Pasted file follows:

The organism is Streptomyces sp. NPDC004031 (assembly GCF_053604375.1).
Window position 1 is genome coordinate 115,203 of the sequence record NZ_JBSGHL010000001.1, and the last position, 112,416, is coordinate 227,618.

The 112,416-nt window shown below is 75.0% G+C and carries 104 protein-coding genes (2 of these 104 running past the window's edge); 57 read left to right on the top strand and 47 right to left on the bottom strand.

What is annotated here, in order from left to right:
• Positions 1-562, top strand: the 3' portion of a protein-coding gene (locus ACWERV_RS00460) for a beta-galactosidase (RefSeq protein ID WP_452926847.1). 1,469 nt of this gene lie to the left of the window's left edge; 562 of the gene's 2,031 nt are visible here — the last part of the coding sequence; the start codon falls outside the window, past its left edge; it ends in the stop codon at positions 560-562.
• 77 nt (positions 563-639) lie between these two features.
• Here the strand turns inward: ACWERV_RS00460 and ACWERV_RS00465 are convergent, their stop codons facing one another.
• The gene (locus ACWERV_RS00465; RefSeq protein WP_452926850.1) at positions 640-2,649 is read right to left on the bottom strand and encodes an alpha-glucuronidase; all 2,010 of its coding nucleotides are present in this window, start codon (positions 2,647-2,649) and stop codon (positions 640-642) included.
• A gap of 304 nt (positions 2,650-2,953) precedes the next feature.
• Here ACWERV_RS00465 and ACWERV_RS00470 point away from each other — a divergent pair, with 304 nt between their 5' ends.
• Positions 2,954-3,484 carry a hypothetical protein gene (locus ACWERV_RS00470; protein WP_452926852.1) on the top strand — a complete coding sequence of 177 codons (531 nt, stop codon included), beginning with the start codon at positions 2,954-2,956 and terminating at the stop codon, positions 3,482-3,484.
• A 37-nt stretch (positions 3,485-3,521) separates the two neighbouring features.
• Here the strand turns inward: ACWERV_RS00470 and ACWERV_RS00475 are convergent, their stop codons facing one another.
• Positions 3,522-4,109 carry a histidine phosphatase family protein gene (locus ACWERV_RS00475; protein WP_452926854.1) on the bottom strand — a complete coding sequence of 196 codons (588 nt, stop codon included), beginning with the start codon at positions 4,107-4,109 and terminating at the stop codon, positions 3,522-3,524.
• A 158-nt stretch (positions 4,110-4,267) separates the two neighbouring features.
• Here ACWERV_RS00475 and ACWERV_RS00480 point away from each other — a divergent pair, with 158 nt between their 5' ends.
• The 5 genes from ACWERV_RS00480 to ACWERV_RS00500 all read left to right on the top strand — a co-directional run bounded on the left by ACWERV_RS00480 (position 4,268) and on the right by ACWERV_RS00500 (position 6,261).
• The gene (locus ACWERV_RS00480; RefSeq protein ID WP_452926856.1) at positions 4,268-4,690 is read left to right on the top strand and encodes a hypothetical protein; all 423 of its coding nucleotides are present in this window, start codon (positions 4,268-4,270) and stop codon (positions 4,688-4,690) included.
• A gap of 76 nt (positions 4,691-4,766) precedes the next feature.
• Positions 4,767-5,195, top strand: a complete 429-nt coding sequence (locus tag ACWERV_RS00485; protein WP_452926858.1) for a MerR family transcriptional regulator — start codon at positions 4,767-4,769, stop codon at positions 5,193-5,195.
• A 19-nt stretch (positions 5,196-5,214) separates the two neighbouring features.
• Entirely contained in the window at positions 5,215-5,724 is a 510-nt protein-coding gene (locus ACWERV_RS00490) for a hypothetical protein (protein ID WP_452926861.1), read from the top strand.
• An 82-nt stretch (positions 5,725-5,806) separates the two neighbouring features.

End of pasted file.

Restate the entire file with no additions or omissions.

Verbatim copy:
The organism is Streptomyces sp. NPDC004031 (assembly GCF_053604375.1).
Window position 1 is genome coordinate 115,203 of the sequence record NZ_JBSGHL010000001.1, and the last position, 112,416, is coordinate 227,618.

The 112,416-nt window shown below is 75.0% G+C and carries 104 protein-coding genes (2 of these 104 running past the window's edge); 57 read left to right on the top strand and 47 right to left on the bottom strand.

What is annotated here, in order from left to right:
• Positions 1-562, top strand: the 3' portion of a protein-coding gene (locus ACWERV_RS00460) for a beta-galactosidase (RefSeq protein ID WP_452926847.1). 1,469 nt of this gene lie to the left of the window's left edge; 562 of the gene's 2,031 nt are visible here — the last part of the coding sequence; the start codon falls outside the window, past its left edge; it ends in the stop codon at positions 560-562.
• 77 nt (positions 563-639) lie between these two features.
• Here the strand turns inward: ACWERV_RS00460 and ACWERV_RS00465 are convergent, their stop codons facing one another.
• The gene (locus ACWERV_RS00465; RefSeq protein WP_452926850.1) at positions 640-2,649 is read right to left on the bottom strand and encodes an alpha-glucuronidase; all 2,010 of its coding nucleotides are present in this window, start codon (positions 2,647-2,649) and stop codon (positions 640-642) included.
• A gap of 304 nt (positions 2,650-2,953) precedes the next feature.
• Here ACWERV_RS00465 and ACWERV_RS00470 point away from each other — a divergent pair, with 304 nt between their 5' ends.
• Positions 2,954-3,484 carry a hypothetical protein gene (locus ACWERV_RS00470; protein WP_452926852.1) on the top strand — a complete coding sequence of 177 codons (531 nt, stop codon included), beginning with the start codon at positions 2,954-2,956 and terminating at the stop codon, positions 3,482-3,484.
• A 37-nt stretch (positions 3,485-3,521) separates the two neighbouring features.
• Here the strand turns inward: ACWERV_RS00470 and ACWERV_RS00475 are convergent, their stop codons facing one another.
• Positions 3,522-4,109 carry a histidine phosphatase family protein gene (locus ACWERV_RS00475; protein WP_452926854.1) on the bottom strand — a complete coding sequence of 196 codons (588 nt, stop codon included), beginning with the start codon at positions 4,107-4,109 and terminating at the stop codon, positions 3,522-3,524.
• A 158-nt stretch (positions 4,110-4,267) separates the two neighbouring features.
• Here ACWERV_RS00475 and ACWERV_RS00480 point away from each other — a divergent pair, with 158 nt between their 5' ends.
• The 5 genes from ACWERV_RS00480 to ACWERV_RS00500 all read left to right on the top strand — a co-directional run bounded on the left by ACWERV_RS00480 (position 4,268) and on the right by ACWERV_RS00500 (position 6,261).
• The gene (locus ACWERV_RS00480; RefSeq protein ID WP_452926856.1) at positions 4,268-4,690 is read left to right on the top strand and encodes a hypothetical protein; all 423 of its coding nucleotides are present in this window, start codon (positions 4,268-4,270) and stop codon (positions 4,688-4,690) included.
• A gap of 76 nt (positions 4,691-4,766) precedes the next feature.
• Positions 4,767-5,195, top strand: a complete 429-nt coding sequence (locus tag ACWERV_RS00485; protein WP_452926858.1) for a MerR family transcriptional regulator — start codon at positions 4,767-4,769, stop codon at positions 5,193-5,195.
• A 19-nt stretch (positions 5,196-5,214) separates the two neighbouring features.
• Entirely contained in the window at positions 5,215-5,724 is a 510-nt protein-coding gene (locus ACWERV_RS00490) for a hypothetical protein (protein ID WP_452926861.1), read from the top strand.
• An 82-nt stretch (positions 5,725-5,806) separates the two neighbouring features.